Staff in the Department of Hispanic Studies
Go to the MLAC staff pages.
Dr Peter Baker, MA [Aberdeen]; PhD [Texas]
My research interests are broadly concerned with political thought and critical theory, informed by work in Continental philosophy (particularly with regards to the work of Jacques Derrida), as well as Marxism and psychoanalysis. My work to date has focused primarily on the political and cultural history of contemporary South America, especially with regards to the legacy of Iberian modernity and colonialism, and on how to consider the Latin American cannon from its margins. I have published on a range of topics, including postcolonialism, modernism, contemporary Spanish and Latin American political theory and Marxism. My thesis research, which I completed with Texas A&M University in 2015, focused on contemporary indigenous political writing in Bolivia, seeking to show how this writing reinscribed understandings about what it meant to be indigenous in Bolivia in ways which still have important political and cultural effects, whilst at the same time rejecting an interpretation of indigenous writing that might otherwise reify ethnic identities.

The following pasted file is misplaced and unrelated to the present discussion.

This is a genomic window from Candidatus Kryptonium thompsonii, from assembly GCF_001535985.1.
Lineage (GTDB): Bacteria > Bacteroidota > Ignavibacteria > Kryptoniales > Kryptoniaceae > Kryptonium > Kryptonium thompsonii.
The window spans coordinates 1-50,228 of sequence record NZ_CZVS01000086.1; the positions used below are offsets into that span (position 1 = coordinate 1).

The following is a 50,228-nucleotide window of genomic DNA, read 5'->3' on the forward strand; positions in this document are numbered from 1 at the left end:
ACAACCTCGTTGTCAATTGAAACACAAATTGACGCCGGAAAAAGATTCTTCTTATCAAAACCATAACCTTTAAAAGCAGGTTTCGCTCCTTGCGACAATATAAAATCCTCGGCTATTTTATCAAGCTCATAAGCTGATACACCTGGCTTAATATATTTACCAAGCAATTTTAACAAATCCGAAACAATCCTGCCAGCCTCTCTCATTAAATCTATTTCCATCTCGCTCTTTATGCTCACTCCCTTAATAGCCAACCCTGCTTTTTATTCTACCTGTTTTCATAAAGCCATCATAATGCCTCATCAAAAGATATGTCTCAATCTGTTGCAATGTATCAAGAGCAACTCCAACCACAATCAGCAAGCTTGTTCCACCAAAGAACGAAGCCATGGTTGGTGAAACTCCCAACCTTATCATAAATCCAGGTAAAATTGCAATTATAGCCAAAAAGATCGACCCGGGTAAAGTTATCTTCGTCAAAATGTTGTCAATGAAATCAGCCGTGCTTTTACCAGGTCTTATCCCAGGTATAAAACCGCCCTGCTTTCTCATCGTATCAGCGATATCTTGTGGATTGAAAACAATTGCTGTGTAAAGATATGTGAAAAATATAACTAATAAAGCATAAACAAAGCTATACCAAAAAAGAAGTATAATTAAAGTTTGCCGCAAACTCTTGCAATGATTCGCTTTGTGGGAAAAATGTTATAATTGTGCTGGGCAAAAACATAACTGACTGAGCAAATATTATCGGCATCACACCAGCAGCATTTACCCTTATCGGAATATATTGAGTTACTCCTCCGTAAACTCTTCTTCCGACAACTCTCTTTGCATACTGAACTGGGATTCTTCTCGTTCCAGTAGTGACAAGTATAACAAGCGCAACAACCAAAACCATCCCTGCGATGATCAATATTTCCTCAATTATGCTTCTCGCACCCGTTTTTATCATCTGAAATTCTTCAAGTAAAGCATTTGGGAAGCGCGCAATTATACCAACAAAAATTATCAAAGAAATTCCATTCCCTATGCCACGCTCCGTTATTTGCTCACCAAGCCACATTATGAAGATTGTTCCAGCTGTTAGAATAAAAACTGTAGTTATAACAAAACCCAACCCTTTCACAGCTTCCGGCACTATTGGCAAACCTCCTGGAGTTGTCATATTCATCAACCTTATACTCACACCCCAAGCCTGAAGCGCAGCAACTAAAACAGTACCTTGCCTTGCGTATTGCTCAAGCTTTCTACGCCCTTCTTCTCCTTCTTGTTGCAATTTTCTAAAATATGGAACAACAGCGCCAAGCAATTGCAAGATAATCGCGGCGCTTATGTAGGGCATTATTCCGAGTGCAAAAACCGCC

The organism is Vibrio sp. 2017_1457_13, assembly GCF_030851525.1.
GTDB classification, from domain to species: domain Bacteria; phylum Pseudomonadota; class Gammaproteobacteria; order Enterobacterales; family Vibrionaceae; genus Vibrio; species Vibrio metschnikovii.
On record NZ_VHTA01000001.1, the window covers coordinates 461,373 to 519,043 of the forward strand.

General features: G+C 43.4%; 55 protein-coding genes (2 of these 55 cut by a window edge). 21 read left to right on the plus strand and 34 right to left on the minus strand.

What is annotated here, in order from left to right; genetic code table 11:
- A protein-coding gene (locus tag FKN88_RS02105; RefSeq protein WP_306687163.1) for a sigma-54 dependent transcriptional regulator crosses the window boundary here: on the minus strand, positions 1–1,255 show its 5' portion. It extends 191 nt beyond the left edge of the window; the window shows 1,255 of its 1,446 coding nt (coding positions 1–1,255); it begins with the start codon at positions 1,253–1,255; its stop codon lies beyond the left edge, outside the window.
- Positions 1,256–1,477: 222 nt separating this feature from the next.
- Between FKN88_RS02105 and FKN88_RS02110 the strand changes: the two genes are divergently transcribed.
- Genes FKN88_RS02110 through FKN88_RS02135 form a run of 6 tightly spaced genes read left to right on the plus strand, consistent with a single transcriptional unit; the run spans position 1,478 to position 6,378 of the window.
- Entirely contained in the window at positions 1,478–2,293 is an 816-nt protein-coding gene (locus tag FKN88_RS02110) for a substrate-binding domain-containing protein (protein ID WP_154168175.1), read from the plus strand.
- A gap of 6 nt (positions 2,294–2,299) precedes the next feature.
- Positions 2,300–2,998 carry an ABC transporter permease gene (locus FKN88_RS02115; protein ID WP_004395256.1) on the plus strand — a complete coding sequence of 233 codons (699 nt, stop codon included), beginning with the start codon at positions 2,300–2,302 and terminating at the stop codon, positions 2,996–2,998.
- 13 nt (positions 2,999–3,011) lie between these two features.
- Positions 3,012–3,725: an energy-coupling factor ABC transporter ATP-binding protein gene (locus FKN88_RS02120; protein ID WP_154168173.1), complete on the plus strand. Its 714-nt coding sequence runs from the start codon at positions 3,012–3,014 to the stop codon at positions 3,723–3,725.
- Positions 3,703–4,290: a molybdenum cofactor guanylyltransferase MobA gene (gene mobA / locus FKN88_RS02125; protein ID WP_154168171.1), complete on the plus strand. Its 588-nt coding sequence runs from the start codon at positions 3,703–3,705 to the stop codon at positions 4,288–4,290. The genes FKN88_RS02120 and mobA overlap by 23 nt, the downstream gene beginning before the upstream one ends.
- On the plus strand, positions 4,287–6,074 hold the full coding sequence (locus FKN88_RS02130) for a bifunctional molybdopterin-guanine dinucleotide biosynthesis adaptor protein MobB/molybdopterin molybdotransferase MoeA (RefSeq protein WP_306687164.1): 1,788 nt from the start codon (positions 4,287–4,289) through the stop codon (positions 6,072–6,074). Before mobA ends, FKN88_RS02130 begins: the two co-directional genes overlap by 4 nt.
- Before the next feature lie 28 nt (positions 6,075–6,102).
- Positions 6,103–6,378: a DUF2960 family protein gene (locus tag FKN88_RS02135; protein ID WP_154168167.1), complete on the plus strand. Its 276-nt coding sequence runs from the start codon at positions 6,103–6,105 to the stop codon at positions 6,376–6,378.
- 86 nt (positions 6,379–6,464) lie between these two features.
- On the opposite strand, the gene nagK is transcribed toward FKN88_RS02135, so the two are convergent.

Currently, I am developing my thesis findings for publication as a monograph, and focusing on two separate but interrelated projects. The first seeks to analyse contemporary populisms in Latin America and Spain, in the liminal space where the cultural and the political intertwine. These reflections include a theoretical engagement with theories of hegemony and posthegemony. The second of these projects seeks to bring contemporary reflections in Continental philosophy on the question of life into dialogue with literary texts, drawing on the Derridean notion of the text. This work forms part of my collaboration in the Infrapolitical Deconstruction Collective, a research network of some 30 transnational scholars who seek to thematize the term “infrapolitics” through an engagement with contemporary political thought. I have also been involved in a project with Dr Nick Morgan, Simon Philpot and Philippa Page at Newcastle University which seeks to explore through film reception studies the post-conflict imaginaries of six countries, including Chile and Colombia.
In addition to my role at Durham, I have also taught at Texas A&M University (from 2010-14 as a Teaching Assistant) and at Newcastle University (from 2015-16 as a Teaching Fellow), where I have taught on Spanish language, contemporary Mexican cinema, Third cinema, the Latin American short story, Cultural Studies theory and Andean Cultural Studies. I also served as an editor of the online journal Política Común between 2010-2012, now housed with the University of Michigan.
- 2016 '(Post)hegemony and the Promise of Populism: Reflections on the Politics of Our Times', Política Común 10.
- 2015 'Can the state learn to live well? Álvaro García Linera as an intellectual of the state and interpreter of history', Culture, Theory and Critique 56, pp. 283-296
- 2015 'Mapping the Glocal and Deciphering the Asymmetry of Economies of Code in Giacomo Marramao’s The Passage West', Política Común 8.